I had a summer romance that wasn’t, once. I met an Icelandic au pair while waiting in line to see Tina Turner, in summer 1997. We hung out a few more times before she went back to Iceland. I may still have a postcard from her.

Turner was, in a word, electrifying, all amazing stamina, big hair, power vocals, and those famous legs. During “River Deep, Mountain High,” the video wall showed old footage of her from the 1960s.

She had one of those big, all-purpose bands that included a Euro-looking percussionist in a tank top and pony tail who also played saxophone. (Big “sad sax guy from Regular Show” energy.) By the end, she had us all singing “The Best” together, the chorus going again and again and again. She owned all of us.

Other wacky moments:

  • Cyndi Lauper opened for the Tina Turner show, super pregnant and sitting in a chair while playing lap guitar. She performed a beautiful, slower version of “Time After Time” with Eric Bazilian from The Hooters, her big collaborator on She’s So Unusual.
  • At the Lilith Fair in July 1997, Joan Osborne sang “One of Us.” Of course she did. But, this time, she sang it as goth band Rasputina played three cellos behind her.
  • Lesley Rankine, playing with her electronic band Ruby at long-gone Philly venue The Khyber, started the show mad late. Shortly after she got on stage, she said in her Scottish burr, “I’m pretty shitfaced, so apologies if I mess up some of me lyrics.”
  • Suzanne Vega, playing the famous WXPN Singer Songwriter Festival in 1997, did mess up a verse of “Tom’s Diner” and re-sang it. Happens to the best of us!

Does it get more ’90s than seeing the Lilith Fair? Female singer/songwriters were my jam at the time. I walked away with two life lessons.

One: Even when you convert all but one of the men’s restrooms at a large venue, women still will have to wait in line, while the men walk in and out of that single restroom.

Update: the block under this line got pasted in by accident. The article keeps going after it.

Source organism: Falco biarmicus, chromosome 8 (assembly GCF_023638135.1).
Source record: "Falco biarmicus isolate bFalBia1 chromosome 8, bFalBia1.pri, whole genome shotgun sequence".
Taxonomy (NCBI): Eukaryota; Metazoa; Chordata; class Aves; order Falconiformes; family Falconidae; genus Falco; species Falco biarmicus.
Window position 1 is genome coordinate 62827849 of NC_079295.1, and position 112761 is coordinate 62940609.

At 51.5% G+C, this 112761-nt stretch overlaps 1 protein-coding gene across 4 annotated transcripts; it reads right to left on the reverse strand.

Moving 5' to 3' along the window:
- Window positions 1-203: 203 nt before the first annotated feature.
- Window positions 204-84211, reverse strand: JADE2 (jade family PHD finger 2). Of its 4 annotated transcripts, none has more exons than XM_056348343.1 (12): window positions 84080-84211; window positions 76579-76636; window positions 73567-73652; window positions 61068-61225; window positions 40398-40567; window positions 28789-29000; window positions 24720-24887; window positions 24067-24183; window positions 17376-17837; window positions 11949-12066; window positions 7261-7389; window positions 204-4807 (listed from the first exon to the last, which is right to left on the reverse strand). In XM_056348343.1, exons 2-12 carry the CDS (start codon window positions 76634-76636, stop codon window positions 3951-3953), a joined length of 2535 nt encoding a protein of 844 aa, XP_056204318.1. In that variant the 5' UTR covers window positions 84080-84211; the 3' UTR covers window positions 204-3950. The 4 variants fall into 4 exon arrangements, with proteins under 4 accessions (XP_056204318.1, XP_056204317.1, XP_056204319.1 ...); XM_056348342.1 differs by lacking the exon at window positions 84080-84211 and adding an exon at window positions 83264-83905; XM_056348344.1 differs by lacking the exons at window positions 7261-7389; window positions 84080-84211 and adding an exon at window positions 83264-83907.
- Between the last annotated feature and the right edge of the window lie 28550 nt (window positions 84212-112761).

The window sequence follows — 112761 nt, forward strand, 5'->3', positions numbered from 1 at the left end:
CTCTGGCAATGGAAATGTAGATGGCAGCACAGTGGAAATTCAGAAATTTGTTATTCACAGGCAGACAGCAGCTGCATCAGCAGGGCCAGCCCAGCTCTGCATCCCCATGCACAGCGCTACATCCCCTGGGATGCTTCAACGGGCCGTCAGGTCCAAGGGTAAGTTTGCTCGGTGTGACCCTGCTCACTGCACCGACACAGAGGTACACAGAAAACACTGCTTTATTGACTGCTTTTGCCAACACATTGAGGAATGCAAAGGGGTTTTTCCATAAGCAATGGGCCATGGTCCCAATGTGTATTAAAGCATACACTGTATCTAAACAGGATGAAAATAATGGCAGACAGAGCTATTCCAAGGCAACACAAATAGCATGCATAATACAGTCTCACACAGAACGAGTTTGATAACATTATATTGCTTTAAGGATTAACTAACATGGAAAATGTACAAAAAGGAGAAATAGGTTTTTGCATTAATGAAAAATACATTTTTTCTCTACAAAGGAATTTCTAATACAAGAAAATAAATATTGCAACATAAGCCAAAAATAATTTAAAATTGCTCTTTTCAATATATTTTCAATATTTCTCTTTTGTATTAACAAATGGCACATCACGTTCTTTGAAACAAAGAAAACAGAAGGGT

And, two: Sarah McLachlan must have immeasurable hubris to follow Tracy Chapman as a headliner. I saw Chapman burn the venue down performing a cover of “Proud Mary” so strong that most of the mainstage bill came out to sing along. The hubris of McLachlan, even though it was her festival!

As fun as these shows were for my past, some shows may have told my future.

When I was 14, I saw R.E.M. tour on the Monster album, which turned out to be the supernova of the band. Bill Berry would retire from music by 1997 after suffering aneurysms, and the band would sputter out over the next decade.

Fast forward to 2003, when I started dating the woman that became my wife. On her shelf is the program from that tour! R.E.M. played a run of dates at the venue. Were we at the same show that night? Perhaps.

Did our paths cross there? Who knows.

It would have been weird, anyhow; I was almost 15, and she was 19. It would take eight more years, on a hot Philadelphia night in July 2003, before I stepped into another show, and a true rock ’n’ roll love story would begin.